how are you getting to a happier place? running there? dancing there? how about eating soup to get there? campbell's soups fill you with good nutrition, farm-grown ingredients, and can help you keep a healthy weight. campbell's. it's amazing what soup can do. we're with you when you're saving for your dreams. [ woman ] when you want a bank that travels with you. with you when you're ready for the next move. [ male announcer ] now that wells fargo and wachovia have come together, what's in it for you? unprecedented strength, the stability of the leading community bank in the nation and with 12,000 atms and thousands of branches, we're with you in more ways and places than ever before. with you when you want the most from your bank. [ male announcer ] wells fargo. together we'll go far.
7:14 pm
what's all this? big news! we have another way to help you save. oh, really? how? by bundling. if you get your homeowners and auto insurance together, we give you even more savings. ooh! big bundle. [ chuckling ] home and auto together. it's like peanut butter and jelly. oh, or like burgers and fries. or pickles and ice cream. unicorns and glitter! no? bundling to save you more. now, that's progressive! call or click today.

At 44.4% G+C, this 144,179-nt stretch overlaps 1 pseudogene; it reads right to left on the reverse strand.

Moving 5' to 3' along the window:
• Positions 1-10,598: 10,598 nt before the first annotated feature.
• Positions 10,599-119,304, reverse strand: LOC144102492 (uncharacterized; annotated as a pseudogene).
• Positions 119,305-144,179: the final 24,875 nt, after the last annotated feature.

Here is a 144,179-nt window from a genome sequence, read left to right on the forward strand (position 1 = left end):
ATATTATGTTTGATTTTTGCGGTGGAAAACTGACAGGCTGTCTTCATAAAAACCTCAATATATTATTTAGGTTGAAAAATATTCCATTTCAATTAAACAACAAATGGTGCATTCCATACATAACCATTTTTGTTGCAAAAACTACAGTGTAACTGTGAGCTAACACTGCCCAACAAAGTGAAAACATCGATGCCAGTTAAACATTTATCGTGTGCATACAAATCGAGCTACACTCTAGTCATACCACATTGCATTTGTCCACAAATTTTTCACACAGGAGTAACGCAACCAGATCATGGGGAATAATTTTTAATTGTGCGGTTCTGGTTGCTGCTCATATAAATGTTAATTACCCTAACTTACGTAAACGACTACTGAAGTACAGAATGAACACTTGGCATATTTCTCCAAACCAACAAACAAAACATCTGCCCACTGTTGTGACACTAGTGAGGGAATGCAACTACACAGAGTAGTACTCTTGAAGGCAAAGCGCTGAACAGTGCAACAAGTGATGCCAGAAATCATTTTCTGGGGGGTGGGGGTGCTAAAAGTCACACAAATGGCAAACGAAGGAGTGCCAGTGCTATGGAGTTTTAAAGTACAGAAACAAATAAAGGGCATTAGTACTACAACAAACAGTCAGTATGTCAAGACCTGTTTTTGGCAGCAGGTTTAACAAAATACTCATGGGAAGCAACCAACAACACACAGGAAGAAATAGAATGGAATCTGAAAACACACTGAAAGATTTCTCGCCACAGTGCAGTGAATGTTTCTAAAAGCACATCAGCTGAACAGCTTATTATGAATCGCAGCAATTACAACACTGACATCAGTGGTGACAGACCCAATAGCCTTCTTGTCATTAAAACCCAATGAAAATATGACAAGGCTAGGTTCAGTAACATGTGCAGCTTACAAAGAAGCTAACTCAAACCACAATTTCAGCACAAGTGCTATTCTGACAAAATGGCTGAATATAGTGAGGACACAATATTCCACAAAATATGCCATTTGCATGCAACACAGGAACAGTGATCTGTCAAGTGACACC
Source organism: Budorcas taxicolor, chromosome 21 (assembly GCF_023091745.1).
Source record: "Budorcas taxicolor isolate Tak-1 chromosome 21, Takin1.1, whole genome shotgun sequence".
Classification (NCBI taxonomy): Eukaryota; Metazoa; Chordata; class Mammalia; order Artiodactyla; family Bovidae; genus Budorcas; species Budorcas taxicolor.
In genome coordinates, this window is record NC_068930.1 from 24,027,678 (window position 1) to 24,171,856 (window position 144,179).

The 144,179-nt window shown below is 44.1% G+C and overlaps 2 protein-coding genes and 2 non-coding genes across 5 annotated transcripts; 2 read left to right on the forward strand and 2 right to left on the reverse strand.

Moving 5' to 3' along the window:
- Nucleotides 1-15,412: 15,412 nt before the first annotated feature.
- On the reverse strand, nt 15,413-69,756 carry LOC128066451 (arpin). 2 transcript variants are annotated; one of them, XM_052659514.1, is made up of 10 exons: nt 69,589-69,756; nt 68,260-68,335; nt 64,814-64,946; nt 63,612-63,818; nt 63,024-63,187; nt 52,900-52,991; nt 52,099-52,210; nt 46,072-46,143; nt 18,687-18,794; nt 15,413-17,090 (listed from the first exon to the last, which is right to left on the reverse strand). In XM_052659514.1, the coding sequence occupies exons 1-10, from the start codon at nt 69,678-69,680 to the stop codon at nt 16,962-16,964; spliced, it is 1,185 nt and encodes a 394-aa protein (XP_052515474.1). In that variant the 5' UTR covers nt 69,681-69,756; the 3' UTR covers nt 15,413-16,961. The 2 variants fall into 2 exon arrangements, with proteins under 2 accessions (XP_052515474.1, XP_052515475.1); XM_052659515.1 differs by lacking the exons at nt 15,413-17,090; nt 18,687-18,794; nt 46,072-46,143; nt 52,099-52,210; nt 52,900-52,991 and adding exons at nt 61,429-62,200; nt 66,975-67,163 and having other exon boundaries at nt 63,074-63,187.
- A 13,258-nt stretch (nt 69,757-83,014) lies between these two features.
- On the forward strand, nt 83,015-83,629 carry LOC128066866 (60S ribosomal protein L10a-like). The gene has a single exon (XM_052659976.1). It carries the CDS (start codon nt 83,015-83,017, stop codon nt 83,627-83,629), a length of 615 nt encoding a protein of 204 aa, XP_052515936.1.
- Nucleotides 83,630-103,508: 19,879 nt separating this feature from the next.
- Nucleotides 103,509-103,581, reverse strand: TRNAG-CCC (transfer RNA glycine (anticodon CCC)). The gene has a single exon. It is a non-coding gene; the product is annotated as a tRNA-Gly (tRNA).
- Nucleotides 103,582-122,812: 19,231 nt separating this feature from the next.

7:15 pm
7:16 pm
>> welcome back. the president is set to speak to the nation about libya at the bottom of the hour. his decision to intervene there has created a whole new set of political risks. will failure in libya cost him more politically than victory would help him? i spoke to katrina vanden heuvel and pat buchanan. katrina, what do you need to hear from the fot night about libya that you have not heard from him over the last two weeks? >> a plausible exit strategy. i think going to the security council to the united nations and getting a mandate to protect civilians was a worthy step. but we are now in many ways engaged in a civil war. if this is going to be a fro